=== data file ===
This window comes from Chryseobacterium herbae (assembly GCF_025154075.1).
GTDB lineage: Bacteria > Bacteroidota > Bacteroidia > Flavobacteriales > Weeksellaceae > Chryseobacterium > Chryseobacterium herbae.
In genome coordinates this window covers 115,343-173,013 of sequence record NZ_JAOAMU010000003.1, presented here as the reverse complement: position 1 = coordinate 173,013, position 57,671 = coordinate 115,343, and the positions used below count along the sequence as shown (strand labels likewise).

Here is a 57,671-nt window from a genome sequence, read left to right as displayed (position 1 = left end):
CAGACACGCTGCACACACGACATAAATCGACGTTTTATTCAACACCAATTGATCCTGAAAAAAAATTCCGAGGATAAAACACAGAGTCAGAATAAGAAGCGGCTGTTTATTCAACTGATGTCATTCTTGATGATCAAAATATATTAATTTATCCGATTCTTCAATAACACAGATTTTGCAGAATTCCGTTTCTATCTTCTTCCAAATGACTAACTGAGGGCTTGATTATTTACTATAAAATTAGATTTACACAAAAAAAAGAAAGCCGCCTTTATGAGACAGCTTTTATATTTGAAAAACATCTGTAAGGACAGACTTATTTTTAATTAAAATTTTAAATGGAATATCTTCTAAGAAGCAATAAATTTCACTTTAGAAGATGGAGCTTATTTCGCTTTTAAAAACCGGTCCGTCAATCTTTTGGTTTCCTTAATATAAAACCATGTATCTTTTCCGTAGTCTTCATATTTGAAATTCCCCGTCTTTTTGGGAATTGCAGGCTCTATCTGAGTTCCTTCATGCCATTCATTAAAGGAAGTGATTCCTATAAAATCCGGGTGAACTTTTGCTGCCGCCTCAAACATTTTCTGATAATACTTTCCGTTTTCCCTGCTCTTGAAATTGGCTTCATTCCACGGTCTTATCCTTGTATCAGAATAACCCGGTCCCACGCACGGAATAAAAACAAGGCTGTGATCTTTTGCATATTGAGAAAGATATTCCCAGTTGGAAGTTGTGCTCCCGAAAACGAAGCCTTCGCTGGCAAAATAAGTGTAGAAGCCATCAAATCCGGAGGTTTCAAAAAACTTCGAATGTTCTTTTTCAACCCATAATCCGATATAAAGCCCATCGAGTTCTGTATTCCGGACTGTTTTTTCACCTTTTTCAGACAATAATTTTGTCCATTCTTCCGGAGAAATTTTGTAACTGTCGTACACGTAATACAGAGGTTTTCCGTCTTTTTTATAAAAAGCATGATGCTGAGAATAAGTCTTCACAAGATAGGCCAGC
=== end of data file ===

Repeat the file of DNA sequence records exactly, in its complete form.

This window comes from Chryseobacterium herbae (assembly GCF_025154075.1).
GTDB lineage: Bacteria > Bacteroidota > Bacteroidia > Flavobacteriales > Weeksellaceae > Chryseobacterium > Chryseobacterium herbae.
In genome coordinates this window covers 115,343-173,013 of sequence record NZ_JAOAMU010000003.1, presented here as the reverse complement: position 1 = coordinate 173,013, position 57,671 = coordinate 115,343, and the positions used below count along the sequence as shown (strand labels likewise).

Here is a 57,671-nt window from a genome sequence, read left to right as displayed (position 1 = left end):
CAGACACGCTGCACACACGACATAAATCGACGTTTTATTCAACACCAATTGATCCTGAAAAAAAATTCCGAGGATAAAACACAGAGTCAGAATAAGAAGCGGCTGTTTATTCAACTGATGTCATTCTTGATGATCAAAATATATTAATTTATCCGATTCTTCAATAACACAGATTTTGCAGAATTCCGTTTCTATCTTCTTCCAAATGACTAACTGAGGGCTTGATTATTTACTATAAAATTAGATTTACACAAAAAAAAGAAAGCCGCCTTTATGAGACAGCTTTTATATTTGAAAAACATCTGTAAGGACAGACTTATTTTTAATTAAAATTTTAAATGGAATATCTTCTAAGAAGCAATAAATTTCACTTTAGAAGATGGAGCTTATTTCGCTTTTAAAAACCGGTCCGTCAATCTTTTGGTTTCCTTAATATAAAACCATGTATCTTTTCCGTAGTCTTCATATTTGAAATTCCCCGTCTTTTTGGGAATTGCAGGCTCTATCTGAGTTCCTTCATGCCATTCATTAAAGGAAGTGATTCCTATAAAATCCGGGTGAACTTTTGCTGCCGCCTCAAACATTTTCTGATAATACTTTCCGTTTTCCCTGCTCTTGAAATTGGCTTCATTCCACGGTCTTATCCTTGTATCAGAATAACCCGGTCCCACGCACGGAATAAAAACAAGGCTGTGATCTTTTGCATATTGAGAAAGATATTCCCAGTTGGAAGTTGTGCTCCCGAAAACGAAGCCTTCGCTGGCAAAATAAGTGTAGAAGCCATCAAATCCGGAGGTTTCAAAAAACTTCGAATGTTCTTTTTCAACCCATAATCCGATATAAAGCCCATCGAGTTCTGTATTCCGGACTGTTTTTTCACCTTTTTCAGACAATAATTTTGTCCATTCTTCCGGAGAAATTTTGTAACTGTCGTACACGTAATACAGAGGTTTTCCGTCTTTTTTATAAAAAGCATGATGCTGAGAATAAGTCTTCACAAGATAGGCCAGC